Preserving the Taste of Summer
If you’ve had a successful garden this year (or a successful trip to the farmer’s market, fruit stand, or even your own grocery store!) you might be wondering what you are going to do with the bountiful freshness that is starting to slip away as the days are growing shorter and colder.
When I was growing up, preserving our harvest took up a good portion of my summers. I remember sitting around the kitchen table peeling pears, blanching and cutting corn off the cob, getting an apple facial making mom’s famous applesauce, and wondering just how peach juice got on the ceiling.
Preserving at home allows you to harvest at the peak of freshness and nutritional quality and be able to enjoy those flavors throughout the year. But preserving your food is not some nostalgic endeavor one should engage in just to reconnect with the past. Food preservation must be done with care. Improperly preserved food can lead to serious illness and even death.
I still remember a scary time when a neighbor tasted a bean she thought may have gone bad. She ended up in the hospital for an extended period of time, nearly losing her life. I don’t share this to scare you away from preserving your own food, but so you realize it is not something to be taken lightly. With proper care and education, you can be sure that you safely preserve your harvest.
First, be sure to learn about modern food preservation techniques. Earlier this year I took the online course “Preserve the Taste of Summer.” This is an inexpensive course that can teach you the basics of all forms of food preservation, including canning, freezing, drying, fermenting, pickling and more. While my mom’s methods may still work, I wanted to be sure that I use the safest, most up-to-date methods to keep my family safe.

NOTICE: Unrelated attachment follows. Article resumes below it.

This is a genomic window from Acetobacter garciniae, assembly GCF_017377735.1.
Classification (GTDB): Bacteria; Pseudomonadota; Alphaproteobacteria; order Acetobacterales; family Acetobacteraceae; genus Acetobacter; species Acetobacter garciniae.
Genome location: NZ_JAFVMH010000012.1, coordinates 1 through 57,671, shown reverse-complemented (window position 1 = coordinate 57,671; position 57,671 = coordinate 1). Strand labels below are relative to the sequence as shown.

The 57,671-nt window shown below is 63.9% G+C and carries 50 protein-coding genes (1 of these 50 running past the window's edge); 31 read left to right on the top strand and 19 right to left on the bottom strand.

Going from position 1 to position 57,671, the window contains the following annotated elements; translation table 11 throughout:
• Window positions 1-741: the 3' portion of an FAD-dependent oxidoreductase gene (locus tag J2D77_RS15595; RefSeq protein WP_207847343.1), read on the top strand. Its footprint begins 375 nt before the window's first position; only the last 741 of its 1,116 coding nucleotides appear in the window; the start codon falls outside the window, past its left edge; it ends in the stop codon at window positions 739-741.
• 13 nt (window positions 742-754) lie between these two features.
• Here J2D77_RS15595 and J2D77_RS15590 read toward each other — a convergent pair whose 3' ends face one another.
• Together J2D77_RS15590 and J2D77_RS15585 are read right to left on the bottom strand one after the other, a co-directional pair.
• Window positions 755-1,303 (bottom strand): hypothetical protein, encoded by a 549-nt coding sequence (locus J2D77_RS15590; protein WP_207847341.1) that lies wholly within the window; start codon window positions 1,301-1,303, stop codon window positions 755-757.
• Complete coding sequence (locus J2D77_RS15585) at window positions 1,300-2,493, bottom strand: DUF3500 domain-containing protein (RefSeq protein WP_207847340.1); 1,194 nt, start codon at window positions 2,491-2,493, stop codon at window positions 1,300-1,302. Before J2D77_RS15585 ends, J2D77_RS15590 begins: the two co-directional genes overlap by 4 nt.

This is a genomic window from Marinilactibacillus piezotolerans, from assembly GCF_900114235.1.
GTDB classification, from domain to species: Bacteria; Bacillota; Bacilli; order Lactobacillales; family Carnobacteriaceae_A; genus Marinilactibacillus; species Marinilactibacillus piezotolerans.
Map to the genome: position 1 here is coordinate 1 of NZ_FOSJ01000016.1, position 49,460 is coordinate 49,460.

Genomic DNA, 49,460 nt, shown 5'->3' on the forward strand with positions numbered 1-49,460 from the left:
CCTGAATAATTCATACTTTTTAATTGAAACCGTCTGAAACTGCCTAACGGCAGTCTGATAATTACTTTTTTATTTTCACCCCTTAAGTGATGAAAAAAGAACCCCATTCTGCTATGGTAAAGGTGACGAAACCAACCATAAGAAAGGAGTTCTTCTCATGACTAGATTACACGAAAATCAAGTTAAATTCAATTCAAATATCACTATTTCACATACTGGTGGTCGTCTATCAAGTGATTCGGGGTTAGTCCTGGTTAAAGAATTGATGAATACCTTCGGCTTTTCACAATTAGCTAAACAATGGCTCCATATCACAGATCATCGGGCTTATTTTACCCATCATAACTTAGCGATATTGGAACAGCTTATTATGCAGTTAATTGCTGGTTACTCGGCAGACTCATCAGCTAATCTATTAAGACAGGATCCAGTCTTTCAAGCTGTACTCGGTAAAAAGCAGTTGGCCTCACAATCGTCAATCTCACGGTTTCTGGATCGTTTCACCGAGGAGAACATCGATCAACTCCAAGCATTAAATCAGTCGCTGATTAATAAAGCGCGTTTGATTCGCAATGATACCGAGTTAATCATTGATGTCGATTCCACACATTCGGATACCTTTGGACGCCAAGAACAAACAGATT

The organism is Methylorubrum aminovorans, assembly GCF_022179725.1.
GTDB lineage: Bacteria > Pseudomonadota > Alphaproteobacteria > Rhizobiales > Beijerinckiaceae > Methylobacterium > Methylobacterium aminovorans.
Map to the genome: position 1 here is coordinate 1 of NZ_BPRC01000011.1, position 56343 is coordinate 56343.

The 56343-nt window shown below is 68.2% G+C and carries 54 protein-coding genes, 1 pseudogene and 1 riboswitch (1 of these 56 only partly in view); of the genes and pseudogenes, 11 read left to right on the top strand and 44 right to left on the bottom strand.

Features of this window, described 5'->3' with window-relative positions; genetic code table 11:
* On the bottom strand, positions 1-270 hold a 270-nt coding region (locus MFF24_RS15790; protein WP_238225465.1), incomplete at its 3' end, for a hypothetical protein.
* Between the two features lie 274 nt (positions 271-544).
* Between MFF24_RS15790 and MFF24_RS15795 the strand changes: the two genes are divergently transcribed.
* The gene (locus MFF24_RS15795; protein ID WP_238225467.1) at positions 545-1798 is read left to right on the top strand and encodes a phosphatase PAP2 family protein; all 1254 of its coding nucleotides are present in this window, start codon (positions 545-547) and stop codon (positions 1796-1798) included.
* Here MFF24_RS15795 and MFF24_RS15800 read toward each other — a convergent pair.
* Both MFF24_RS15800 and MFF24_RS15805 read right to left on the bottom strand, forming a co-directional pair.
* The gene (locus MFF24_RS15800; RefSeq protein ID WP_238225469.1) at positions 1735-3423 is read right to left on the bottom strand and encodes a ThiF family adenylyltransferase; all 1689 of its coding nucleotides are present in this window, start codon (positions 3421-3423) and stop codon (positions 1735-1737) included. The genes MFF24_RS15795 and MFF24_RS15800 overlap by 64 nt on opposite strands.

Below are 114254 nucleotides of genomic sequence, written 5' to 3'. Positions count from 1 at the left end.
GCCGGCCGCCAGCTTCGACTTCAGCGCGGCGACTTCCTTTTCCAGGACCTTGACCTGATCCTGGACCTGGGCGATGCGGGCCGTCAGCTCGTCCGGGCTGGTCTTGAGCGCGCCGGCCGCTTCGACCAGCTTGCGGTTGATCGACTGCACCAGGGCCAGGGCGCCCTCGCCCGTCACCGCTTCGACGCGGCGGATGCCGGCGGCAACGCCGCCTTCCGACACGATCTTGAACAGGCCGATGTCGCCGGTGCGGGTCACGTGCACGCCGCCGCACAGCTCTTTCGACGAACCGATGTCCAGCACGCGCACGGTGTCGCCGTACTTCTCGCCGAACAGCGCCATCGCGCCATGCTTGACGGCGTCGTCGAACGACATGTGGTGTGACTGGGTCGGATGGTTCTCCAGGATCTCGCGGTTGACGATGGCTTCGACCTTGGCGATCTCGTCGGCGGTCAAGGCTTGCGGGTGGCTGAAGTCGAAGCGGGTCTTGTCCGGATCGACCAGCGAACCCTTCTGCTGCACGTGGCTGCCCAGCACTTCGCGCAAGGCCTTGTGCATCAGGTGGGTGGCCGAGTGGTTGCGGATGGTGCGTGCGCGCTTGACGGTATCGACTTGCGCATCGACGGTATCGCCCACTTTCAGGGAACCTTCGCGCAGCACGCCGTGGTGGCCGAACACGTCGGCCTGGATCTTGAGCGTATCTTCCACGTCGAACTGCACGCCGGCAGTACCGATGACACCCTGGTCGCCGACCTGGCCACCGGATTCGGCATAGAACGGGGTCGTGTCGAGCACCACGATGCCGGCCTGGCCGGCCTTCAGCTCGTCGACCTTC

You can also get reliable, science-based information from the National Center for Home Food Preservation, the Ball Blue Book Guide to Preserving, and the USDA Complete Guide to Home Canning. Whatever you do, it would be advisable to NOT use an untested, outdated recipe from your great-grandma, no matter how much the family liked it.
Another important factor to consider is freshness. One should preserve food as soon as possible after harvest. This means you’ll need to plan ahead and reserve several hours for the process. Don’t buy green beans at the market on Monday if you won’t be able to can or freeze them until Saturday, as they will lose a significant amount of their nutrients.
If preserving food isn’t your cup of tea, don’t worry! You can still get farm-fresh preserved foods year round at your local grocery store. In January, believe it or not, the freezer and canned food sections will likely have higher-quality and more nutrient-dense fruits and vegetables than those shipped in from the southern hemisphere.
Farmers and food processors have long known the importance of preserving food immediately after harvest for the highest quality. Did you know that most frozen, canned, or otherwise preserved crops are processed within as little as 2 hours after harvest? Check out some of the segments from our television show, Washington Grown, which give a glimpse into the food processing side of agriculture to get a better understand of just how quickly our farmers’ fresh food is preserved for enjoyment throughout the year.